Don’t Fear Amazon, or any sales channel

Some brands still avoid selling any of their products on Amazon. For certain lifestyle brands, luxury brands or brands with heavy products that are costly to ship, a strategic choice to avoid Amazon may make sense. The rest of the companies who currently aren’t selling on Amazon may simply be leaving money on the table.

If you are a small to mid-sized company, selling your products on your branded website will likely cost you more than if you only sold through Amazon. Do the quick math — the cost of building and maintaining a mid-tier platform, the cost of the 3PL (Third Party Logistics – order processing, warehousing pick/pack and ship), the cost of consultants or the in-house marketing team, the Information Technology team, the cost to purchase and connect a marketing database CRM solution, the cost to host the site on a server… the list goes on. If you aren’t already making millions in online sales, your profit margins are likely razor thin the first time you run a promotion or discount to boost sales revenue.

There are a number of compelling reasons to sell your products on Amazon because they have an advantage over traditional ecommerce: “…visitors to are further down the purchasing funnel than visitors to Google or Facebook” as Marcus Wholsen stated in WIRED, Amazon’s Next Big Business is Selling You. Amazon has a treasure trove of shopper purchasing information and the advertisement tools to market products to people. Amazon is also one of the most visited websites in the U.S, sixth behind the web giants Google, Microsoft, Yahoo, Facebook and AOL.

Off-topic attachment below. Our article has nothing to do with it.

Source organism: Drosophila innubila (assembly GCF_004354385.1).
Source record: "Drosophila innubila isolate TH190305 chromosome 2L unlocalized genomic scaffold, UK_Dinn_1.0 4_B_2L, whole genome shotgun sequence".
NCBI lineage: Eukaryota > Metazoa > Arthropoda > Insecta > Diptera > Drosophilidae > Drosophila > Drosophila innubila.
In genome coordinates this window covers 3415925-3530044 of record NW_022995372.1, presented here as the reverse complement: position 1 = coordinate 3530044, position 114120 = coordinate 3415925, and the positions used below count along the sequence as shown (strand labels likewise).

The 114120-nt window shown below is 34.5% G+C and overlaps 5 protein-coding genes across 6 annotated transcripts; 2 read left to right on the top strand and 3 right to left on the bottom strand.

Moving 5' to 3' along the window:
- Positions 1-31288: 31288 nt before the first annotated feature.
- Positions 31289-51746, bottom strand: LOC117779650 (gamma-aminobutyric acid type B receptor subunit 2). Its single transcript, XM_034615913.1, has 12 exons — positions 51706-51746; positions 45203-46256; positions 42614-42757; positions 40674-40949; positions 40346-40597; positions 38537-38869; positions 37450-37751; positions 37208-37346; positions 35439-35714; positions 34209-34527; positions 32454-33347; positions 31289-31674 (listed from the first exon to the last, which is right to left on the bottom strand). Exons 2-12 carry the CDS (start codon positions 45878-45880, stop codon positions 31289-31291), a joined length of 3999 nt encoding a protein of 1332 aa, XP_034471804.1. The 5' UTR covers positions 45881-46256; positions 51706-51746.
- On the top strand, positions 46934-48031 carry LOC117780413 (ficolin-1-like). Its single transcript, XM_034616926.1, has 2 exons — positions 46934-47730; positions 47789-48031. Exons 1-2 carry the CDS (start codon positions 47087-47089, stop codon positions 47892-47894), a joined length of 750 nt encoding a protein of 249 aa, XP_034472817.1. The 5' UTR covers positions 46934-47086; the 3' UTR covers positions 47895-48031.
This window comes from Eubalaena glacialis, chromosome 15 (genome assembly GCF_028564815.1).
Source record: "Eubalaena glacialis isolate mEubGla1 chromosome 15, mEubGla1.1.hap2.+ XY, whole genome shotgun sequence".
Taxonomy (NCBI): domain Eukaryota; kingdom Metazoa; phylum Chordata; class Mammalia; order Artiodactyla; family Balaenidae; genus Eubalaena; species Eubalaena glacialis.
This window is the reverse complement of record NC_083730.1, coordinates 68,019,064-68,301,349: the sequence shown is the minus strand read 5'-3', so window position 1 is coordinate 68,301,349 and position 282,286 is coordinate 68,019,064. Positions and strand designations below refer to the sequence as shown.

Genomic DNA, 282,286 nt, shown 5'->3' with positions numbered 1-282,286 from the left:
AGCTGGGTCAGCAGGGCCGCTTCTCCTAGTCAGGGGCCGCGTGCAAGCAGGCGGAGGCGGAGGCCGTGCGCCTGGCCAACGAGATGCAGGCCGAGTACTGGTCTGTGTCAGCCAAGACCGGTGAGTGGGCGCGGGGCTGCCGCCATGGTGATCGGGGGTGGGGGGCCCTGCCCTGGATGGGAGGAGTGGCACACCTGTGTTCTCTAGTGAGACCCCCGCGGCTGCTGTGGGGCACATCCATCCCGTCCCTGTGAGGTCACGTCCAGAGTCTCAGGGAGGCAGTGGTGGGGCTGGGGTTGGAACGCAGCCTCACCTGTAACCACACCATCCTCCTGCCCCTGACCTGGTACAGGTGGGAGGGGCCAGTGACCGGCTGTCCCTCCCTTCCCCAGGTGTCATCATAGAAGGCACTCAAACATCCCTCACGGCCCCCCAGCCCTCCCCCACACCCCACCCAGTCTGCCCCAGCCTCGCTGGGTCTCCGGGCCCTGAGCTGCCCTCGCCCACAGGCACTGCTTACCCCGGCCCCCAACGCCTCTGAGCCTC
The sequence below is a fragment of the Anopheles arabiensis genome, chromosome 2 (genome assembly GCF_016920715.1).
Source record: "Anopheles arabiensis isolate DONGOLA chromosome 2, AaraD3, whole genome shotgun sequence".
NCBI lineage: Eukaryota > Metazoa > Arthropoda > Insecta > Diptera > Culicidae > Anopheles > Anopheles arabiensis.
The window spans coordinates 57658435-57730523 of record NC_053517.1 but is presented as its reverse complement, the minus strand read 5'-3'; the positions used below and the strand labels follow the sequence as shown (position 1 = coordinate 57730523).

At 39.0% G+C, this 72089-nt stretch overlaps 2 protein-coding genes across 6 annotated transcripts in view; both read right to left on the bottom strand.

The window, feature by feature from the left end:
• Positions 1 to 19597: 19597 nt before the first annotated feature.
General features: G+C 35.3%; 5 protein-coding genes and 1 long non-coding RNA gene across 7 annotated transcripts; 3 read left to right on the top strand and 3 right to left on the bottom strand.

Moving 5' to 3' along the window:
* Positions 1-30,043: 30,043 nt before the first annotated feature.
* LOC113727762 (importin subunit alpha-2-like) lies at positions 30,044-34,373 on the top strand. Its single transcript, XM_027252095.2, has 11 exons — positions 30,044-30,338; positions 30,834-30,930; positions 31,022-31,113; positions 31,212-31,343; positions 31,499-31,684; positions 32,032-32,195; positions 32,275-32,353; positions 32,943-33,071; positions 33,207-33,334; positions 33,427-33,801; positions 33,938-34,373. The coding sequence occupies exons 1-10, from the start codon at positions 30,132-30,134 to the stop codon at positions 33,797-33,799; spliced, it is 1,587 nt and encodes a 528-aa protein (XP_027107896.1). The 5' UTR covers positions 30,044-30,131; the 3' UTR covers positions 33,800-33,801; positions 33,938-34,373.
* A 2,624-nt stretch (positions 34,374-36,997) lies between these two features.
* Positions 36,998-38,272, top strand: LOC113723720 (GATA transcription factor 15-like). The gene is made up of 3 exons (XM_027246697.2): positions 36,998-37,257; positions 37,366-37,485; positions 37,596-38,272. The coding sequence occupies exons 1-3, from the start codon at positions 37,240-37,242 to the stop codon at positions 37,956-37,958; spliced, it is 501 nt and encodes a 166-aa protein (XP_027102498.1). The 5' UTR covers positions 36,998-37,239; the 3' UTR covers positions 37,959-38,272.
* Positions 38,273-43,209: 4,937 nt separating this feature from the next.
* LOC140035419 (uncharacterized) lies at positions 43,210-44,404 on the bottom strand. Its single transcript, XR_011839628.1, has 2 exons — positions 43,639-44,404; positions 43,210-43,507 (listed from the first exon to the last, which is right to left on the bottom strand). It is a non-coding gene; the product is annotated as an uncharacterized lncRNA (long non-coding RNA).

Amazon is currently the largest US retail website, according to eMarketer, far surpassing any competitors.  The numbers are staggering by comparison and it can be likened to the big box store take-over of the mom and pop shops and local chain stores. Amazon has upset the big box model and the branded ecommerce model dramatically and it will continue to disrupt the retail shopping world. According to Lauren Gensler in a May 2016 Forbes article, The World’s Largest Retailers 2016: Wal-Mart Dominates But Amazon Is Catching Up in 2016, Wal-Mart was still the planet’s largest retailer for 2016, but Amazon is closing in fast.

Selling on Amazon has its clear advantages to operating your own ecommerce site, but before you fire your Director of Ecommerce, her web development team, marketing managers and 3PL provider, there are still many good reasons for running and maintaining a good branded ecommerce experience. You can own the conversation with the customer by maintaining your own website in a way that isn’t possible on Amazon. You can test new product releases before they go to market on your own ecommerce site and prove the case of public interest in the product to larger retailers if you have a multi-channel distribution model.  There is also valuable information to be collected on your ecommerce platform using one of the many CRM solutions available.

The recent store closures and bankruptcies filed in 2017 signal a clear changing of the times. Derek Thompson in his April 2017 article in the Atlantic, What in the World Is Causing the Retail Meltdown of 2017, makes three points about the reasons for the shift: 1. We are spending more online, 2. We built too many malls, 3. People are spending more on food and drinks instead of material things. Amazon is the largest ecommerce company and people are indeed spending more online. That combination guarantees market domination for the foreseeable future.

The key to surviving the ever-changing retail landscape is to avoid getting stuck in the habit of following the same paths. Innovation is a key to survival, including where and how we sell our products to the next generations of customers. Don’t cut the cord to that beautiful branded ecommerce site you have painstakingly optimized over the years, however you might consider earning a little more profit by also selling direct to consumer on Amazon or you might just be leaving good money on the table.

If you are interested in learning more about selling on Amazon, check out our free Guide to Selling on Amazon published on LinkedIn.




The Atlantic

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